It’s My Infinitive & I’ll Split if I Want to

Splitting the Infinitive.  Noted in Nashville.It’s My Infinitive & I’ll Split if I Want to

Definitely to be;
Or not to definitely be;
That is the unquestionable.

The other day I was watching a movie which mentioned splitting the infinitive as a very, very naughty thing for a writer to intentionally or unintentionally do.  I thought back – and tried to honestly remember learning about split infinitives in school.  I couldn’t.  (No kidding!)

I took it upon myself to casually peruse the internet for a refresher course.  Here’s what I learned:

Write whatever and however you want!

Oh yeah, and here’s what a split infinitive is:

Placing an adverb between “to” and a verb.  (The favorite example is “to boldly go . . . .”)

Then after more research, I learned:

The rule against split infinitives is bogus.  See rule A.  Write whatever and however you want!

Splitting the Infinitive.  Noted in Nashville.I am one of those odd people who like to strictly follow grammar rules.  I’m not saying I do it well; I’m just saying I like to precisely follow the rules.  So, when I learned that I went around willy-nilly breaking this one for years, I was so embarrassed.

I want to sincerely write wellI want to write well sincerely.  I want sincerely to write well.

But then I got over it (the embarrassment part, not the wanting to write well part) because most grammarians agree that the split infinitive is a perfectly acceptable use of an adverb.  I am free to merrily split away.  Phew!  (Good thing since there are no less than eight split infinitives in this post alone.)

Then again, there’s a large group of distinguished writers who don’t like adverbs at all . . . .  But we’ll save that topic for another day.  Until then, I’m gonna make like an infinitive.

Splitting the Infinitive.  Noted in Nashville.

– Anita, Noted in Nashville

What do you think?  Do you use split infinitives in your writing?

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8 thoughts on “It’s My Infinitive & I’ll Split if I Want to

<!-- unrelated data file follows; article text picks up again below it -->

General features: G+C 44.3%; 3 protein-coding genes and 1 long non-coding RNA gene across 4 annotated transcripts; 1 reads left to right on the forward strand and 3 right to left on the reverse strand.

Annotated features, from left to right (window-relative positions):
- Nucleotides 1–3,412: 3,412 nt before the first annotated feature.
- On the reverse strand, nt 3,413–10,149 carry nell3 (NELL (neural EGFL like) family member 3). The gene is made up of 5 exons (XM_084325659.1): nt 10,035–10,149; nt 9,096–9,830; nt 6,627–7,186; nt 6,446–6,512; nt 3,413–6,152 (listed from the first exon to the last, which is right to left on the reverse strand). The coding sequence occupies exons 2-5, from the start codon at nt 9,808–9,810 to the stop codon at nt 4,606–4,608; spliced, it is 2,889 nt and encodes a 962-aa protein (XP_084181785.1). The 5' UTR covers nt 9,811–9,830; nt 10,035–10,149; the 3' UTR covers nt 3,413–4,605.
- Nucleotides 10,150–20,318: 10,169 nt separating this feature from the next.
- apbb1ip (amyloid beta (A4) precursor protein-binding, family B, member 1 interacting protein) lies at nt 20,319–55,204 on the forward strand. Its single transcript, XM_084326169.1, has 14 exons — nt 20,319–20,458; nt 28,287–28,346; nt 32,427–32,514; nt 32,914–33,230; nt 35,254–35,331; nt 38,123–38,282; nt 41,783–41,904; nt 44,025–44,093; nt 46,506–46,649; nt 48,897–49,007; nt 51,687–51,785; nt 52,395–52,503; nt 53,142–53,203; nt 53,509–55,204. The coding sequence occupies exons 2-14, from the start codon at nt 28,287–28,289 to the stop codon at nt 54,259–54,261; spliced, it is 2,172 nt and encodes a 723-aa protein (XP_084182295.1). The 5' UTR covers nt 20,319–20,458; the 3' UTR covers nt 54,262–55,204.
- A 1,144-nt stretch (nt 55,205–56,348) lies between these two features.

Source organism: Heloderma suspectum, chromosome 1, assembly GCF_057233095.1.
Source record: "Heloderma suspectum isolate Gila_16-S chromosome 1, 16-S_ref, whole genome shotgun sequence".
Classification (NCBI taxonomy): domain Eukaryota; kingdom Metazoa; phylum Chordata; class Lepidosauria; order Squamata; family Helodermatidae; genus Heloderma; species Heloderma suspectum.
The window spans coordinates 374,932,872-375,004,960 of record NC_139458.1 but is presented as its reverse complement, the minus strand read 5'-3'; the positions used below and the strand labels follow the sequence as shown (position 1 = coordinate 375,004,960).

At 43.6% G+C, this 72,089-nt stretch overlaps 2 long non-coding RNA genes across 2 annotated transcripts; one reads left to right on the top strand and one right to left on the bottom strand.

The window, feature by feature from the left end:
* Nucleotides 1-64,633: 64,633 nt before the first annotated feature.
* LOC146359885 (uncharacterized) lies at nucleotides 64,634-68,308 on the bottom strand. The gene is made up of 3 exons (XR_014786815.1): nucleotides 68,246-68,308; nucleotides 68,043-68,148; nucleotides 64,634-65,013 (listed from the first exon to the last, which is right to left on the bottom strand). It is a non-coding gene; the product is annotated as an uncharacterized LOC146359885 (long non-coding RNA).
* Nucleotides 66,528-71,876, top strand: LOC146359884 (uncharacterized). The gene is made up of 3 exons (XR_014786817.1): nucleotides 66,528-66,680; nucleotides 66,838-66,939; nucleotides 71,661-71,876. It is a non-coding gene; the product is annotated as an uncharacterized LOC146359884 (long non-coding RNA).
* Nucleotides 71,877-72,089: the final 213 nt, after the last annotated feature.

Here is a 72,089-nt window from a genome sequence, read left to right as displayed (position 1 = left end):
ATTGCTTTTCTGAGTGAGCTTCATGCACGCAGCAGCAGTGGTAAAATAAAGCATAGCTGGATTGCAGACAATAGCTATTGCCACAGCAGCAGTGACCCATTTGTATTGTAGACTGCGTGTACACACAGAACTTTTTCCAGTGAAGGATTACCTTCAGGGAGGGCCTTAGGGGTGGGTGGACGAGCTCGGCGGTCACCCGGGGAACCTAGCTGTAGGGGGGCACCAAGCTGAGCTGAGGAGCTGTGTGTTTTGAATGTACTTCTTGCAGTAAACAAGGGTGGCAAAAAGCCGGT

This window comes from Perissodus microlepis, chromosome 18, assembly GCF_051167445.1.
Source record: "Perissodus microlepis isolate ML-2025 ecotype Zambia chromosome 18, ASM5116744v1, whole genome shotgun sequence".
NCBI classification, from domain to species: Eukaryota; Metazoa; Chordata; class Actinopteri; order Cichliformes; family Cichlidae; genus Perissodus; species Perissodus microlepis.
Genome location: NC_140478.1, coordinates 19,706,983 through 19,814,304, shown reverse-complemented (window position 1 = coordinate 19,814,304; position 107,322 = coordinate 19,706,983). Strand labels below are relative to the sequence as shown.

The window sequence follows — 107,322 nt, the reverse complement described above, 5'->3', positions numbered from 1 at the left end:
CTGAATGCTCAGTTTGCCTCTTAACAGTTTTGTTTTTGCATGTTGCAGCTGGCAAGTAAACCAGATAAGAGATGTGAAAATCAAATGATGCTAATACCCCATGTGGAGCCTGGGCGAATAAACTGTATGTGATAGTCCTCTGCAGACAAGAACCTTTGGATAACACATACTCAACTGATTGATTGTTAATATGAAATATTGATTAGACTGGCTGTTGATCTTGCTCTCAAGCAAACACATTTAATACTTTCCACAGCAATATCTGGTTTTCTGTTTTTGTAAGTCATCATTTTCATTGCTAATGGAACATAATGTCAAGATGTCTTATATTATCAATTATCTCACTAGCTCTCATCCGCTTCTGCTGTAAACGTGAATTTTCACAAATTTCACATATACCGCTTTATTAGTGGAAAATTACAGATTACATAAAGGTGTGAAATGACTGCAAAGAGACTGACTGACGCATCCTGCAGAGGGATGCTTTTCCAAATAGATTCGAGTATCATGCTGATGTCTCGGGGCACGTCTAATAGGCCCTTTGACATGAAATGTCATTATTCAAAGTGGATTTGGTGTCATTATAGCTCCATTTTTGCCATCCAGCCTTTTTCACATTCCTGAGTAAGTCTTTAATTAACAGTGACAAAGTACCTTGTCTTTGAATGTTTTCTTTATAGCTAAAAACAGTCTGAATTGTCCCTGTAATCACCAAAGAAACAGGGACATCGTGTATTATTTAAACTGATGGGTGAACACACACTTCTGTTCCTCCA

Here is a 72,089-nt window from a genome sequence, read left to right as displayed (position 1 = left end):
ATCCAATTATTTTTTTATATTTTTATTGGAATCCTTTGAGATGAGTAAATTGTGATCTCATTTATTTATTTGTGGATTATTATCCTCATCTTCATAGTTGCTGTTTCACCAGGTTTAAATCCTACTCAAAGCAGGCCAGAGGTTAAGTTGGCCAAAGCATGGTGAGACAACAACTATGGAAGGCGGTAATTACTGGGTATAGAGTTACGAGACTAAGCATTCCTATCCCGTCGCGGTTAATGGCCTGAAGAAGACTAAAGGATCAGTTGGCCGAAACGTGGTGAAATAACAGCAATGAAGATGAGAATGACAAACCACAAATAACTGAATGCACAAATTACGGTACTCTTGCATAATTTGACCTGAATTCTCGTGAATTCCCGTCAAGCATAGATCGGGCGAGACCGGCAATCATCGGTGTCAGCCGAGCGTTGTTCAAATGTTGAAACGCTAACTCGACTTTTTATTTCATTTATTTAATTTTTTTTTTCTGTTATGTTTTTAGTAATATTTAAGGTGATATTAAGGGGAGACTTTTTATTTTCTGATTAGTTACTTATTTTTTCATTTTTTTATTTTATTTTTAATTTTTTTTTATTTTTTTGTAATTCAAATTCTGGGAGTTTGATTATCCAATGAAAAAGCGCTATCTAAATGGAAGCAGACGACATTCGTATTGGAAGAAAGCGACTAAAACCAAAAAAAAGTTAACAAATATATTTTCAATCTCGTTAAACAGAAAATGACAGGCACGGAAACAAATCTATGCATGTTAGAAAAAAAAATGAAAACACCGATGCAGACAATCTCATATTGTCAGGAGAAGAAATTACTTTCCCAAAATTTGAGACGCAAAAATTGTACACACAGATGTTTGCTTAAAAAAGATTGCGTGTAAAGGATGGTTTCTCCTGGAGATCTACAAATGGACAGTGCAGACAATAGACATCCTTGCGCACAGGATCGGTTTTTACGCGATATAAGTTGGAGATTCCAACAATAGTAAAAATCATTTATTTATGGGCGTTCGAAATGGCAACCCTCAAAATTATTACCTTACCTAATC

1. Clever post. I like to follow the rules, too when it comes to writing, but the split infinitive is likely one I ignore. Given I write a casual blog and mainstream fiction, sometimes it sounds more “everyday-ish” to split than not to split. I don’t want to sound hoity toity. 🙂

    By the way, thanks again for the mention of my book on your FB page the other day. Much appreciated!!

  2. I like to follow grammar rules, but in writing, as in speaking, when the grammatically correct thing sounds awkward or unnatural or like something that would never be said in actual speech, I take the best-sounding route…and regarding that, my personal pet peeve is the grammatical fanaticism about ending a sentence with a preposition, to which, I’ll post this link with varying versions of my favorite(attributed to) Churchill quote: “That is the sort of nonsense up with which I will not put!” Find your fave variation here: http://public.wsu.edu/~brians/errors/churchill.html
    As far as I know, however, WC said little or nothing about splitting infinitives…so, my advice is to damn well write any way you please! 😉 -little g

    • Hey Little g!

      I agree, and I love that quote by Churchill. Sometimes I feel like up with putting that nonsense . . . and sometimes I don’t. It’s something I’ve let myself relax about. (Obbbviously.)

      Anita, NiN

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